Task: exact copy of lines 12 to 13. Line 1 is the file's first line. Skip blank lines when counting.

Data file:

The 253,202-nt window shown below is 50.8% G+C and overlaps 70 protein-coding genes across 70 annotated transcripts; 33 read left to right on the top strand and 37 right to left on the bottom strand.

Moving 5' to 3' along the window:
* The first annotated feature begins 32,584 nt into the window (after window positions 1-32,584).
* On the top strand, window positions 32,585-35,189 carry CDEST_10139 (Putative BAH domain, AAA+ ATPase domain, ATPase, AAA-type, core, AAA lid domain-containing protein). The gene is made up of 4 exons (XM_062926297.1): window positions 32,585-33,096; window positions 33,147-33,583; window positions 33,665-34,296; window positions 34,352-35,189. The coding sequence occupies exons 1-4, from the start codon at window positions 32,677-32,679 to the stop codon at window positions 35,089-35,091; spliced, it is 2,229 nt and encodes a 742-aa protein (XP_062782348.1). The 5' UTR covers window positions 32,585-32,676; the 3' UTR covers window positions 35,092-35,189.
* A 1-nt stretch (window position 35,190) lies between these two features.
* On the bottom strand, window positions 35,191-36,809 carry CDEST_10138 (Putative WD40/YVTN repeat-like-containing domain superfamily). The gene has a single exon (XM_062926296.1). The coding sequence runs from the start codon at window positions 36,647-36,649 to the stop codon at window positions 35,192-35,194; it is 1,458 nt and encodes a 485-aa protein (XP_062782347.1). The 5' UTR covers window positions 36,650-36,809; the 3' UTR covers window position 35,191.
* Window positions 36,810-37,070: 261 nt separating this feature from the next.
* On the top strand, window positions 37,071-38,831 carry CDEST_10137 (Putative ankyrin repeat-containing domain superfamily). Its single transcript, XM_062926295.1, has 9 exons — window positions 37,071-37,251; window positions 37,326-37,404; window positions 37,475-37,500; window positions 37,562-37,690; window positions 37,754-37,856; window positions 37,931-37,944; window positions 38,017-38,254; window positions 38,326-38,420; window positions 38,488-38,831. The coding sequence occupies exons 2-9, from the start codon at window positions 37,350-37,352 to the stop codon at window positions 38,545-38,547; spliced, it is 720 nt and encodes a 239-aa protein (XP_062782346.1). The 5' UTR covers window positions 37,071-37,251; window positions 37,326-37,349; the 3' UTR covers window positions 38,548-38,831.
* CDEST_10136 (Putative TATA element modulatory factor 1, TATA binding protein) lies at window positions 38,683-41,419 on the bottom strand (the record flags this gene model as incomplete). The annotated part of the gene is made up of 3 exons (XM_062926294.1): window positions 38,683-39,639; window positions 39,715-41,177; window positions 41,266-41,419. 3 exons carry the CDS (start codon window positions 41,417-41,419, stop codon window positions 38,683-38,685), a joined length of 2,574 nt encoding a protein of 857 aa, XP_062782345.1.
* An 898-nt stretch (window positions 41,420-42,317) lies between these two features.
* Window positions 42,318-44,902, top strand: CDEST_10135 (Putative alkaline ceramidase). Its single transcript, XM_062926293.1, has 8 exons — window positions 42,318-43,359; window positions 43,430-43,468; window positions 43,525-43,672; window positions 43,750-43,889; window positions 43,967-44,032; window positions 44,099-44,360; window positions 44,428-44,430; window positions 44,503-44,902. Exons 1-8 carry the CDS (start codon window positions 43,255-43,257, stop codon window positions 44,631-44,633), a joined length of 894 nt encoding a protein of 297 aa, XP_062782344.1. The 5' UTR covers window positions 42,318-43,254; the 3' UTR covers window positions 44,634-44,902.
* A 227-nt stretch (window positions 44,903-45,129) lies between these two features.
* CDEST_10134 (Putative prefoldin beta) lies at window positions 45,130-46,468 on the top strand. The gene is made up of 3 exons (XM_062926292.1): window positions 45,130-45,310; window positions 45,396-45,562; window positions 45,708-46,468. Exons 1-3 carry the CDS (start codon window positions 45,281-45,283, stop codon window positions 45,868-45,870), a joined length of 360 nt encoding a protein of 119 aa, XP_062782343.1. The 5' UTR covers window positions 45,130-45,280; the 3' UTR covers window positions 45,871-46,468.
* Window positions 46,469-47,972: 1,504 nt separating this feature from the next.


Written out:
* A 227-nt stretch (window positions 44,903-45,129) lies between these two features.
* CDEST_10134 (Putative prefoldin beta) lies at window positions 45,130-46,468 on the top strand. The gene is made up of 3 exons (XM_062926292.1): window positions 45,130-45,310; window positions 45,396-45,562; window positions 45,708-46,468. Exons 1-3 carry the CDS (start codon window positions 45,281-45,283, stop codon window positions 45,868-45,870), a joined length of 360 nt encoding a protein of 119 aa, XP_062782343.1. The 5' UTR covers window positions 45,130-45,280; the 3' UTR covers window positions 45,871-46,468.